Miss Peregrine’s Home For Peculiar Children is the story of sixteen year old Jacob. For years, people have thought his grandfather to be mad, ranting about monsters out to get him. However, after his mysterious death in the woods, witness by Jacob, his grandson begins to come round to the idea of supernatural beings.
He travels to a remote island off the coast of Wales to the orphanage where his grandfather grew up in an attempt to try and uncover the secrets of his grandfather’s past. What he finds there is not at all what he expected and is very much peculiar.
Miss Peregrine’s Home is one of the most talked about YA books of the year and the film adaption by Tim Burton hit cinema screens earlier this month. As such, I had hugely high expectations of this novel and unfortunately this story didn’t quite live up to them.
What struck me most was just how different this story was to what I imagined. I spent the first few chapters trying to wrap my head around this world and the layout of the book, which was just so peculiar. Instead of being very supernatural, this book was gothic. It’s not really ‘magic’ per say but rather strange and spooky beings. The whole vibe of the book was very different from what I expected, not altogether in a bad way.
The world created by Ransom Riggs is wonderfully imaginative and unlike anything I have ever read before. You get alternate realities, time travel, the supernatural, the strange, so many different genres and styles are mixed together to make this perfectly bizarre novel.
You will undoubtedly fall in love with all the children, who all seem so innocent and sweet, but most importantly, are all so very peculiar. Each child is peculiar in a different way and it’s fascinating to read about all their different ‘powers’.
Weirdly, the characters Jacob and Emma came across as incredibly young to me when reading this so it came as a shock when later on I found a photo of them and they are in fact in their late teens. The relationship between them seems rather infantile and is borderline creepy at times (you’ll see what I mean when you read it).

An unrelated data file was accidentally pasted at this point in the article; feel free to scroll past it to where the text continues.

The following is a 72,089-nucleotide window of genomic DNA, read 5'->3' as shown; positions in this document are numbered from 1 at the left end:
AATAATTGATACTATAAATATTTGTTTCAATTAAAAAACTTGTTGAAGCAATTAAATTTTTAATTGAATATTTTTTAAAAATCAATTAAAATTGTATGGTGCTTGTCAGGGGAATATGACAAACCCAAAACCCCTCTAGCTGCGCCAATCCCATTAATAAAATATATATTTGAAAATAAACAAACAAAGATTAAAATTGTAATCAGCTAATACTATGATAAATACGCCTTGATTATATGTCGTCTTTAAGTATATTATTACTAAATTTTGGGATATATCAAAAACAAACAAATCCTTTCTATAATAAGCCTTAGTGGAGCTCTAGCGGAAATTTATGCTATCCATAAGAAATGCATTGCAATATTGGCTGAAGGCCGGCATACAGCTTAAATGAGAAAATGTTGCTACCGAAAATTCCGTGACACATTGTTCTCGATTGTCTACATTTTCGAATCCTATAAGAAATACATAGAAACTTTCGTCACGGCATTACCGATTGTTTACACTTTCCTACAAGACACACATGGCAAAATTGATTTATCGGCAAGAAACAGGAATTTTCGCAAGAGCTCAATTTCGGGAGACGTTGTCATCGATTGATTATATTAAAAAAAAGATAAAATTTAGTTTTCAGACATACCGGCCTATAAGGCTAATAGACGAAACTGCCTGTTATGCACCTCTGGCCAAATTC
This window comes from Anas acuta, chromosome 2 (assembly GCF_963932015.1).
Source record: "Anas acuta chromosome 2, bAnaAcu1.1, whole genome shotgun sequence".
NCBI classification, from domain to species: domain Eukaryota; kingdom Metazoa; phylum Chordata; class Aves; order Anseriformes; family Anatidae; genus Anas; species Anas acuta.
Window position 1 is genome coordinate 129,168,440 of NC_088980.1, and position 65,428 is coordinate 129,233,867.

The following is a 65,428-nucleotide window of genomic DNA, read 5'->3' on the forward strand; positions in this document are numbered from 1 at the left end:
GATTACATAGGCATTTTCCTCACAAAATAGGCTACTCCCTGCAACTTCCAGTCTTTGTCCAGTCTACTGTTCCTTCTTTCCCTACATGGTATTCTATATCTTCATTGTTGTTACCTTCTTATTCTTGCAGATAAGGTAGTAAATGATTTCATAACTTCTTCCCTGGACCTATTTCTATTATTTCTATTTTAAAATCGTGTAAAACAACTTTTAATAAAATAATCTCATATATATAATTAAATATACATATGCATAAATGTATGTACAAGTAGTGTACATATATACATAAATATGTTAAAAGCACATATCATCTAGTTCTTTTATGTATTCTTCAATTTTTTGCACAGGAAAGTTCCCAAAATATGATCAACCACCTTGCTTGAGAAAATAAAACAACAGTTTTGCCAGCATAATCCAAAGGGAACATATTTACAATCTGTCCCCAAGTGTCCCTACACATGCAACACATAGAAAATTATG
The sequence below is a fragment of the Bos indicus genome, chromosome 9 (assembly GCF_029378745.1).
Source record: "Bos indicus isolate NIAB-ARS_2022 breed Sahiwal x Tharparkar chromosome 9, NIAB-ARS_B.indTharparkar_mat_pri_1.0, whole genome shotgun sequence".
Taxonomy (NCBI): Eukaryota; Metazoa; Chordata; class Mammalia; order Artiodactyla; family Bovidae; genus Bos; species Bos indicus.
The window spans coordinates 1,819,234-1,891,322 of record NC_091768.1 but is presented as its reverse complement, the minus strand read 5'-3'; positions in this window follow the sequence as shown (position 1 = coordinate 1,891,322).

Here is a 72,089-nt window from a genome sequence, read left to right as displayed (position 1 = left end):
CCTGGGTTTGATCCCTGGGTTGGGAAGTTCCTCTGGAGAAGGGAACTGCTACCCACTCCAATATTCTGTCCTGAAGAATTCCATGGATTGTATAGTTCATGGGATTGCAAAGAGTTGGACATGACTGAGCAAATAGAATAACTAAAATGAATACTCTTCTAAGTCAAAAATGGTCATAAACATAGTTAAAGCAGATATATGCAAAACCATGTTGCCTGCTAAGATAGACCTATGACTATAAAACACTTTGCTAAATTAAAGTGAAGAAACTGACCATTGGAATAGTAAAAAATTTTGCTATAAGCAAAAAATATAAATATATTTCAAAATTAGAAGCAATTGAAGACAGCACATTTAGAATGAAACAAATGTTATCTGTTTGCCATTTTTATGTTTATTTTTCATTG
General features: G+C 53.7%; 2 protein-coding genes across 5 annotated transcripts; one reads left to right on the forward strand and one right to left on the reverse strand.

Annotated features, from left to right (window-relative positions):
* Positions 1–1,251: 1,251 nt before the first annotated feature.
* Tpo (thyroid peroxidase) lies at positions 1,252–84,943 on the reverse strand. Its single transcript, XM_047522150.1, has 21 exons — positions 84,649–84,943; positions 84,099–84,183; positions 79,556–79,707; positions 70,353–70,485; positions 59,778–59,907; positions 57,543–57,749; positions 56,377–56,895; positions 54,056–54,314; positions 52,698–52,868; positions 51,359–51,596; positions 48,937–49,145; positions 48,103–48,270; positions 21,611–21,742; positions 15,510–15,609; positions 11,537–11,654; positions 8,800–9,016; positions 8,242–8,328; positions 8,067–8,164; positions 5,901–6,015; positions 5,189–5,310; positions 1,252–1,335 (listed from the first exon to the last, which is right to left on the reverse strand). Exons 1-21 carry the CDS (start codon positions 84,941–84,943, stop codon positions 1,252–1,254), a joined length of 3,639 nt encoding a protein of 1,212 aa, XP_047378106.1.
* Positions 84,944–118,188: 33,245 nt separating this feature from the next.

The children all seem very infantile and the photos show them to be quite young too, so I’m not really sure what to make of that. It’ll definitely be interesting to see how all these characters are brought to life on the big screen as I think this story could be adapted to each and every person’s own imagination in a very different way.
The most notable thing about this book when you pick it up is the photographs found every few pages. They are scattered throughout the whole novel and are really quite chilling. They are all in black and white and depict strange children and adults from centuries gone by.
Without these, I think this book would have been a little creepy but with them it is haunting. These definitely add a whole other dimension to the story and make it feel so much more ‘real’. There were a few passages that I genuinely found uncomfortable to read because they were scary or ‘horrific’. I did think it strange to find these passages in a kid’s book but fit in well with the rest of the story and make it that little bit more exciting.
All in all, Miss Peregrine’s Home for Peculiar Children is an excellent start to a bizarre series. This book gets off to a very slow start, but if you stick with it, it starts to come together in the second half. This book is definitely more of an “introduction” to the series as it introduces us to Jacob’s world and the strange things in it; however, there isn’t a huge amount of action, which is disappointing.
The last few chapters are very exciting and this book ends on a cliffhanger so I still have high hopes for the rest of the series, but this one didn’t quite live up to expectations. I’d definitely still recommend it though and would say that readers should stick with it for the wonderful world building and the excitement yet to come!
Buy Miss Peregrine’s Home for Peculiar Children
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